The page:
Obamacare's Spanish Site Still Has Vital Information in English

Friday, 20 Dec 2013 04:30 PM

By Audrey Hudson

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The Spanish-language Obamacare website rollout has been plagued by worse problems than the glitch-filled HealthCare.gov, and significant information is still presented in English, including the section outlining what healthcare plans are available.

The Obama administration's rollout of the Spanish language CuidadoDeSalud.gov website took longer than its English counterpart, yet Latinos still face the same deadlines as English-speaking Americans to navigate the site and get insurance coverage by Jan. 1.

Obama administration officials have not released the number of Hispanics who have signed up for healthcare insurance through the national system, but an initial figure from California is not promising.

Only 13 percent of enrollees in California's online healthcare exchange are Hispanic, despite accounting for 38 percent of the population, the state said last week.

"It's already a net loss in California and that's supposed to be the model program," said Daniel Garza, executive director of The LIBRE Initiative's Accountability Project, which advances free-enterprise efforts among Hispanics and is working to expose broken promises in Obamacare.

"It's disastrous all the way around," he said.

On the home page of the Spanish-language site are three main sections: to compare policies, purchase health insurance, and apply for subsidies. The compare policies section is still in English.

Garza said Spanish speakers also are being directed to information outside the federal exchange that is in English.

"A lot of it is just sending people to third-party sites, state exchange programs, and they are not in Spanish," Garza noted.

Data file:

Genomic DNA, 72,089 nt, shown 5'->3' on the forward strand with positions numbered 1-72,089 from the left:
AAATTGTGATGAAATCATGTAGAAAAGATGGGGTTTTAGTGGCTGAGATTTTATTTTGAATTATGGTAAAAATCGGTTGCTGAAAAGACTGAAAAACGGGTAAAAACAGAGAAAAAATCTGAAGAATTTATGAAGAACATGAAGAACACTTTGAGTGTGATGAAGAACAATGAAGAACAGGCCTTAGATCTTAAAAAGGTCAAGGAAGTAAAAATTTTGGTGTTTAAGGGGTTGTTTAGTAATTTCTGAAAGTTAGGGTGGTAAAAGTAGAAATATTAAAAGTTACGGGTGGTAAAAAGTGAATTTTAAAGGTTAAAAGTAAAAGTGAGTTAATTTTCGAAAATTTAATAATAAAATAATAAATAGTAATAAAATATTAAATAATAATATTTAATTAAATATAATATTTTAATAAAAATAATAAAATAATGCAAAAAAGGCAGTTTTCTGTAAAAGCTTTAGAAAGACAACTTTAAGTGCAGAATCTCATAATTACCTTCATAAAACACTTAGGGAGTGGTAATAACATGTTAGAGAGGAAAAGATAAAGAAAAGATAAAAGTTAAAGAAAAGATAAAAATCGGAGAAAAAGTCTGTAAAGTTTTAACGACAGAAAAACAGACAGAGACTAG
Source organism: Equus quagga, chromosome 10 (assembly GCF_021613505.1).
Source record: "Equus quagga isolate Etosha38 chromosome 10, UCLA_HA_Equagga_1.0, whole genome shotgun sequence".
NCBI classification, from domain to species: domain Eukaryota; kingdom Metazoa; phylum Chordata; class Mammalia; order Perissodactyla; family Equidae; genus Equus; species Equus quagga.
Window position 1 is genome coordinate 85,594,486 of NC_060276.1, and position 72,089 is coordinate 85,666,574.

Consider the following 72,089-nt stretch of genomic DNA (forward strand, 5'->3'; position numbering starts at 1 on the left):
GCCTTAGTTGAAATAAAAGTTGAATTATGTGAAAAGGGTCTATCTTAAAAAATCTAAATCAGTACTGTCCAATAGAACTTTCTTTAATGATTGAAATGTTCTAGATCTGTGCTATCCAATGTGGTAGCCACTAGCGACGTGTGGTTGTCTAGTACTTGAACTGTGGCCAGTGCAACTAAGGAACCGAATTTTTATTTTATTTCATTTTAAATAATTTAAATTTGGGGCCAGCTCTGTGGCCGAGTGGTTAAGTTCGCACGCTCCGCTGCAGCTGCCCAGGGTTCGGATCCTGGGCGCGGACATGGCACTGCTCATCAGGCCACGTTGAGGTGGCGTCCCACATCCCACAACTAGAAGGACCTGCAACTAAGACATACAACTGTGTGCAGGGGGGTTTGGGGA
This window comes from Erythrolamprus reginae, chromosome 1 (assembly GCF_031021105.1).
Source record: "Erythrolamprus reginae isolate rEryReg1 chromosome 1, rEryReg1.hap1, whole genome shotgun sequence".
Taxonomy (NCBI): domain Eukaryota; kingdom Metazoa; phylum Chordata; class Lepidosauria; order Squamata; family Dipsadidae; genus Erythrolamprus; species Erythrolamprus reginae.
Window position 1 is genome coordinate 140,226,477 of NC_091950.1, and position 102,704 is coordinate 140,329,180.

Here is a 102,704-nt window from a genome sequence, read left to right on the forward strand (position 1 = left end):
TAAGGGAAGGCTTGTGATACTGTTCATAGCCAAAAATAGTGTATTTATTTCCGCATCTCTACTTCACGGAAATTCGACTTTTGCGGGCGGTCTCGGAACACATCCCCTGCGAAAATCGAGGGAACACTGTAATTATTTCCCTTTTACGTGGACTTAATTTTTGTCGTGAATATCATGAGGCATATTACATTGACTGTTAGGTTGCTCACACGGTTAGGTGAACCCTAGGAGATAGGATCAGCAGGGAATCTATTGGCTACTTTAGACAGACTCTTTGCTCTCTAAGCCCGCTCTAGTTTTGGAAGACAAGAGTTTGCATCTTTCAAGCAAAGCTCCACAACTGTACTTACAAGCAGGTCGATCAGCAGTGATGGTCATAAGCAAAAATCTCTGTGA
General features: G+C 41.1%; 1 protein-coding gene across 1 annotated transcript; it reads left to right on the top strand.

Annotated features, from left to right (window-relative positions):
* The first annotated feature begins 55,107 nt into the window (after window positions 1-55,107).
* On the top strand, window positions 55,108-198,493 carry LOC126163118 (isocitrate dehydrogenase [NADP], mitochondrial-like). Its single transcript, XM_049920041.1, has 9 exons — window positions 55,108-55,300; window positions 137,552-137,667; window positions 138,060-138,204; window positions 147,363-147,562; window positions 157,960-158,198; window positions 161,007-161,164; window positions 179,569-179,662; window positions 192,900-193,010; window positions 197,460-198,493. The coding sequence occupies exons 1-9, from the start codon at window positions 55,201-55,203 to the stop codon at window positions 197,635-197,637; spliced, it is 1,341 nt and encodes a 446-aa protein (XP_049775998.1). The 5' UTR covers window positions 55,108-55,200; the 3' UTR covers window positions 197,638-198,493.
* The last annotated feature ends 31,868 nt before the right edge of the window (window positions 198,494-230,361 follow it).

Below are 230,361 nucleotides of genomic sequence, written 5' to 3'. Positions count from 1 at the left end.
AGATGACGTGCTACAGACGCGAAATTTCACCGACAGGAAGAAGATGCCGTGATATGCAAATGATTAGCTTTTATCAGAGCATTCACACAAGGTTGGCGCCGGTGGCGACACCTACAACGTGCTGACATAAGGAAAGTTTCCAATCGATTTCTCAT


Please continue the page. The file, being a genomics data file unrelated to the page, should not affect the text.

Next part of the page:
The Spanish version was overwhelmed with glitches throughout October and November and did not go fully operational until last week, 10 days after the Obama administration said the English website was finally running smoothly.

However, Garza said the site is mostly cosmetic, and like the English version of the website, doesn't effectively work on the back end to hook participants up with insurance companies.

"People who think they signed up for a policy are going to be in for a rude awakening a month or two down the line," Garza said.

The federal government is counting on nearly 24 million Americans signing up for Obamacare, and it is expected that one in four will not speak English, according to the Kaiser Family Foundation.

With higher unemployment in the Hispanic community and lower median household incomes, Obamacare will further burden families with the new insurance mandates and higher premiums, Garza said.

But the participation of Hispanics is critical to the success of Obamacare. With a Latino population of 60 million at an average age of 27, those healthy adults are needed to help pay the healthcare costs of older Americans.

Garza also said the lack of participation by Hispanics is due in part to the community losing faith in President Barack Obama.

Garza cited a list of broken promises to the community, including on immigration reform, that he said has led to a decline in the president's poll numbers.

A recent Gallup poll found that Hispanics' approval of Obama has fallen from 75 percent in December 2012 to 52 percent in the last few weeks.

"I don't think the community has been a priority for this administration," Garza said. "They gave a lot of lip service. I think they just take the community for granted, that the support will be there, and I think they are just now starting to understand that that's not going to be case.

"So they better get on the ball here or they're going to lose support on a grand scale, as well they should if they continue these shenanigans."

The Accountability Project is also targeting the re-election efforts of Hispanic members of Congress who voted for Obamacare and who continue to support the new healthcare law, beginning with Democratic Reps. Joe Garcia of Florida and Pete Gallego of Texas.

The project is running television and radio ads and sponsoring rallies to tell voters "it's a bad law that is wreaking havoc on the Hispanic community," Garza said.

"Here we have folks who are supporting a bad policy that is having disastrous effects, and they are continuing to support it, seeing with their own eyes the consequences of a bad law," Garza said. "So we mean to make sure they pay a heavy political price for that."

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